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2019 showing nostalgia: best of July — A Fell stallion comes out of retirement, a pupil beats her trainer and a novice worker reigns above the rest

While the showing community plans a comeback after the Coronavirus lockdown, H&H takes a look back at its July 2019 showing reports to garner our motivation for some late summer showing.

We bring you some thought provoking quotes, horses we loved watching and some headline-worthy stories from some of the season’s biggest showing fixtures.

Quotes that stuck…

“The winner’s correctness of type and responsive, forward-going show just gave it the edge — it really sat up and looked through its bridle” — Judge Charles Wilkerson on the North of England amateur supreme champion Saatchi (Kimberley Wright)

“My criteria when I bought him was that he must stand while I mounted as I have a knee injury” — Charlotte Gilston on trusty Irish Draught Hawklands Argento Amore who won the ladies’ side-saddle qualifier at Ashby with Floriann Gilston in the saddle.

“It’s great to beat the boss as it certainly doesn’t happen often” — Rose Bailey (Jazz It Up) when she beat her mentor Jill Wormall (Colour Coded) in the ridden supreme at Derbyshire County.

Stories we loved…

At Lincolnshire County, Team Marriott-Payne won a record haul of five wins, five Horse of the Year Show (HOYS) tickets and two championships in the Mountain and Moorland (M&M) classes. Winning the large breeds section was Claire Wigley’s multi-garlanded stallion Greenholme Warbler (above). Warbler retired after appearing at HOYS in 2015 to become a happy hacker.

“Claire phoned me this year to say he was looking so good, perhaps we should try showing him again,” said Katy Marriott-Payne. “He feels amazing and is loving life.”

At Royal Norfolk, Rose Cassapi-Paskins and her Welsh section A mare Westfirle Golden Oriole (above) were called forward as the winners of a strong M&M lead-rein qualifier. Rose’s mother, Tracey Paskins, admitted that she finds lead-rein difficult as she suffers from severe arthritis in her left ankle.

“I’ve been told there is no cartilage left in the ankle but I refuse to have it fused as I won’t be able to run at all,” said Tracy. “I thought I would have to get someone else to lead, so the fact we’ve qualified together has made it all the more special.”

On her Great Yorkshire show debut, accountancy student Bronte Thompson, 19, took third place and a HOYS qualification in the heavyweight hunters riding Elysiums New Dawn.

“We’ve never quite managed a golden ticket before and to do it here is just surreal,” said Bronte. “I produce him totally myself and he does a bit of everything — he even goes to Pony Club.”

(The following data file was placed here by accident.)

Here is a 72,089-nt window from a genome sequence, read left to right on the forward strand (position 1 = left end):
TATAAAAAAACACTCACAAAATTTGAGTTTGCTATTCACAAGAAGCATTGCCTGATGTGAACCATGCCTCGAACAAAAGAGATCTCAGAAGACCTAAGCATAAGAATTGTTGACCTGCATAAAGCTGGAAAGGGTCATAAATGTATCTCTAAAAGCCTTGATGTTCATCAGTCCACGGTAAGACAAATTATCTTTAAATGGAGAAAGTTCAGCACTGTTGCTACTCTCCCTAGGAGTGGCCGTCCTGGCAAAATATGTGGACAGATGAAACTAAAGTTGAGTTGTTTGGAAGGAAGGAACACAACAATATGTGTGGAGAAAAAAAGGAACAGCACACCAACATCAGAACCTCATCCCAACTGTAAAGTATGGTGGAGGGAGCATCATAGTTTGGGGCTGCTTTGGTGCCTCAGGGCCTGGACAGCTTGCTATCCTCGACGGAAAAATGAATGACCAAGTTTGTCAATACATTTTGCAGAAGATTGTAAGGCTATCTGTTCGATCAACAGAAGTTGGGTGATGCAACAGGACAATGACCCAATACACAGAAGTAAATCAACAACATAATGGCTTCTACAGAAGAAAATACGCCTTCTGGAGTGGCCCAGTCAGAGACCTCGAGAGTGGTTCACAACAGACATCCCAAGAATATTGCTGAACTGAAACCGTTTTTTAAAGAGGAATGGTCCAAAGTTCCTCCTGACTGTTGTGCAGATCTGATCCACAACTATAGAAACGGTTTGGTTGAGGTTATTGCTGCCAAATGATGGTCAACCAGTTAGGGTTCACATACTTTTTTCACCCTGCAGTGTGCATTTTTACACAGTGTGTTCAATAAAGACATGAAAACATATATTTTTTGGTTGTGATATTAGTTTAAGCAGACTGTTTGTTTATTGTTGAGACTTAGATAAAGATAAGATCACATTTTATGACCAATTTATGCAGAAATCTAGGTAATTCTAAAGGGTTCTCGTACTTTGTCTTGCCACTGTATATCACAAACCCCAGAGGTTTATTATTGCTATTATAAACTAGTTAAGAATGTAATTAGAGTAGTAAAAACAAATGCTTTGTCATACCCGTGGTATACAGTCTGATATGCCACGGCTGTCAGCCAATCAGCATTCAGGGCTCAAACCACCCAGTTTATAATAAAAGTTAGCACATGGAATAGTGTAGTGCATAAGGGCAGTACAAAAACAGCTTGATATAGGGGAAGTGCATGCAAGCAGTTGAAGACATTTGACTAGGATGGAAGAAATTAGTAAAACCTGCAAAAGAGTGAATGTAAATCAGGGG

Lucinda Burnett topped a strong HOYS working hunter qualifier riding Scarthill Kingdom at the Festival of Hunting. Having had a hip replacement nine weeks previously, Lucinda was not sure whether she should be riding, let alone competing.

“I only started riding six days ago and tried a couple of fences yesterday,” said Lucinda. “When I decided to ‘brave it’, I thought if I felt wobbly, I’d come out.”

Tips we took home…

Judges Matt Cooper and Gemma Stanford ensured overly fat ponies were penalised in the part-bred and Pretty Polly supremes at the North of England pony show.

“In both classes, we were looking for ponies which were fit and not fat, and who also looked like they were enjoying their job,” said Gemma afterwards.

The horses we wanted in our stables…

Topping the open M&M ridden championship at the Royal Highland was Welsh section D stallion Northwick Notorious (above) ridden by accountant Claire Evans. The pair had gained their HOYS qualification at Royal Cheshire County just a few days earlier.

“I wasn’t going to bring him here as he’d already qualified,” said Claire. “But we didn’t have anyone to look after him at home so we brought him along. He lives the life of a gelding at home and is 100% in every way.”

At the National Hunter championships, the supreme working hunter title went to the novice winner Hardingville Sunrise (above) ridden by catch rider Libby Cooke.

“What a lovely forward-going mare she is,” said Libby. “Nothing fazed her and she jumped round a treat.” Earlier in the day, Alice Homer rode the lovely mare to take second place in the ladies’ hunter class and fifth in the HOYS side-saddle qualifer.

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